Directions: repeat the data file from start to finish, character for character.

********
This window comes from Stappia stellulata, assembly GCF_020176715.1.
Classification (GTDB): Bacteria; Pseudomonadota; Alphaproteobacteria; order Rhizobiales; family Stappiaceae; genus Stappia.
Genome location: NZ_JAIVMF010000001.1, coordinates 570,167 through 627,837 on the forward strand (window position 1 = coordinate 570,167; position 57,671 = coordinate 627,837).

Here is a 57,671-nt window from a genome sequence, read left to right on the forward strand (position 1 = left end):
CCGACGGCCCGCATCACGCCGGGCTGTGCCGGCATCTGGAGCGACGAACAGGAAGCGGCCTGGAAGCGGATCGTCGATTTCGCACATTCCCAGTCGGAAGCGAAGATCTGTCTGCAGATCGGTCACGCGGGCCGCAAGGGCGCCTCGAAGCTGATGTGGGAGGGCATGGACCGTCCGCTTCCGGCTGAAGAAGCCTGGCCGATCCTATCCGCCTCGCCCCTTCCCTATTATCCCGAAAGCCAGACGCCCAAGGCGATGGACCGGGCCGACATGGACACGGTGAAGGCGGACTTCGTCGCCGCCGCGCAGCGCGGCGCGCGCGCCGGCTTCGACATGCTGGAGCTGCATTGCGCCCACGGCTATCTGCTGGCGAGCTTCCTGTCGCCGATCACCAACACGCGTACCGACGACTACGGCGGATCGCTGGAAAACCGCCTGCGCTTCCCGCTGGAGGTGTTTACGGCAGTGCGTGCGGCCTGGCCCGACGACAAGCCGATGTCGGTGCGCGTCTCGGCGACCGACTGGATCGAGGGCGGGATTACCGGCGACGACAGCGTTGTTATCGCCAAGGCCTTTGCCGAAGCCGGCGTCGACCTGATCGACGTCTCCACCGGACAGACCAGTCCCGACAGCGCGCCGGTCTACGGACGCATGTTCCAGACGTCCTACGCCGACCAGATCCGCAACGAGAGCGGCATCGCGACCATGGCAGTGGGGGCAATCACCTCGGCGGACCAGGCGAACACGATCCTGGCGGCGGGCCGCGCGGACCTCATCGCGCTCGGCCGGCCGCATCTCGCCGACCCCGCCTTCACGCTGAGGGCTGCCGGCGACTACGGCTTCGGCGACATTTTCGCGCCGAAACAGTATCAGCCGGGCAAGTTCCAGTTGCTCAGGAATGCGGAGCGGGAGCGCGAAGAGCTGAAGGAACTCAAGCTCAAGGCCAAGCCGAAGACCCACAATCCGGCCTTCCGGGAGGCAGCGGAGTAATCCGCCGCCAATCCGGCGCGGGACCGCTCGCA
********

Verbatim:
This window comes from Stappia stellulata, assembly GCF_020176715.1.
Classification (GTDB): Bacteria; Pseudomonadota; Alphaproteobacteria; order Rhizobiales; family Stappiaceae; genus Stappia.
Genome location: NZ_JAIVMF010000001.1, coordinates 570,167 through 627,837 on the forward strand (window position 1 = coordinate 570,167; position 57,671 = coordinate 627,837).

Here is a 57,671-nt window from a genome sequence, read left to right on the forward strand (position 1 = left end):
CCGACGGCCCGCATCACGCCGGGCTGTGCCGGCATCTGGAGCGACGAACAGGAAGCGGCCTGGAAGCGGATCGTCGATTTCGCACATTCCCAGTCGGAAGCGAAGATCTGTCTGCAGATCGGTCACGCGGGCCGCAAGGGCGCCTCGAAGCTGATGTGGGAGGGCATGGACCGTCCGCTTCCGGCTGAAGAAGCCTGGCCGATCCTATCCGCCTCGCCCCTTCCCTATTATCCCGAAAGCCAGACGCCCAAGGCGATGGACCGGGCCGACATGGACACGGTGAAGGCGGACTTCGTCGCCGCCGCGCAGCGCGGCGCGCGCGCCGGCTTCGACATGCTGGAGCTGCATTGCGCCCACGGCTATCTGCTGGCGAGCTTCCTGTCGCCGATCACCAACACGCGTACCGACGACTACGGCGGATCGCTGGAAAACCGCCTGCGCTTCCCGCTGGAGGTGTTTACGGCAGTGCGTGCGGCCTGGCCCGACGACAAGCCGATGTCGGTGCGCGTCTCGGCGACCGACTGGATCGAGGGCGGGATTACCGGCGACGACAGCGTTGTTATCGCCAAGGCCTTTGCCGAAGCCGGCGTCGACCTGATCGACGTCTCCACCGGACAGACCAGTCCCGACAGCGCGCCGGTCTACGGACGCATGTTCCAGACGTCCTACGCCGACCAGATCCGCAACGAGAGCGGCATCGCGACCATGGCAGTGGGGGCAATCACCTCGGCGGACCAGGCGAACACGATCCTGGCGGCGGGCCGCGCGGACCTCATCGCGCTCGGCCGGCCGCATCTCGCCGACCCCGCCTTCACGCTGAGGGCTGCCGGCGACTACGGCTTCGGCGACATTTTCGCGCCGAAACAGTATCAGCCGGGCAAGTTCCAGTTGCTCAGGAATGCGGAGCGGGAGCGCGAAGAGCTGAAGGAACTCAAGCTCAAGGCCAAGCCGAAGACCCACAATCCGGCCTTCCGGGAGGCAGCGGAGTAATCCGCCGCCAATCCGGCGCGGGACCGCTCGCA